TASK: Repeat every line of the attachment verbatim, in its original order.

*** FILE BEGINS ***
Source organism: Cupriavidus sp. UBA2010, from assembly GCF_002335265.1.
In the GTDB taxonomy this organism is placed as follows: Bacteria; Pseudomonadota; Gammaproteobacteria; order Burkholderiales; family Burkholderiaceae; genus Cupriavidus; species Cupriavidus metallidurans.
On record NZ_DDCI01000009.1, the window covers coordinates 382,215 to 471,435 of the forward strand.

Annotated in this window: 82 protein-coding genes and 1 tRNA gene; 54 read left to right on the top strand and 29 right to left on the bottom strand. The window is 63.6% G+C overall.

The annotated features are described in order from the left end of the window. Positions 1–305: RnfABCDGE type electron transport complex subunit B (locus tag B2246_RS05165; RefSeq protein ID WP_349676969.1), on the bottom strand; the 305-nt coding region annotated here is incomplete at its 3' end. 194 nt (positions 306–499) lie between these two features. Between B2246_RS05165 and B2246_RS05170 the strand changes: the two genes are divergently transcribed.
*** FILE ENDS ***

Source organism: Cupriavidus sp. UBA2010, from assembly GCF_002335265.1.
In the GTDB taxonomy this organism is placed as follows: Bacteria; Pseudomonadota; Gammaproteobacteria; order Burkholderiales; family Burkholderiaceae; genus Cupriavidus; species Cupriavidus metallidurans.
On record NZ_DDCI01000009.1, the window covers coordinates 382,215 to 471,435 of the forward strand.

Annotated in this window: 82 protein-coding genes and 1 tRNA gene; 54 read left to right on the top strand and 29 right to left on the bottom strand. The window is 63.6% G+C overall.

The annotated features are described in order from the left end of the window. Positions 1–305: RnfABCDGE type electron transport complex subunit B (locus tag B2246_RS05165; RefSeq protein ID WP_349676969.1), on the bottom strand; the 305-nt coding region annotated here is incomplete at its 3' end. 194 nt (positions 306–499) lie between these two features. Between B2246_RS05165 and B2246_RS05170 the strand changes: the two genes are divergently transcribed.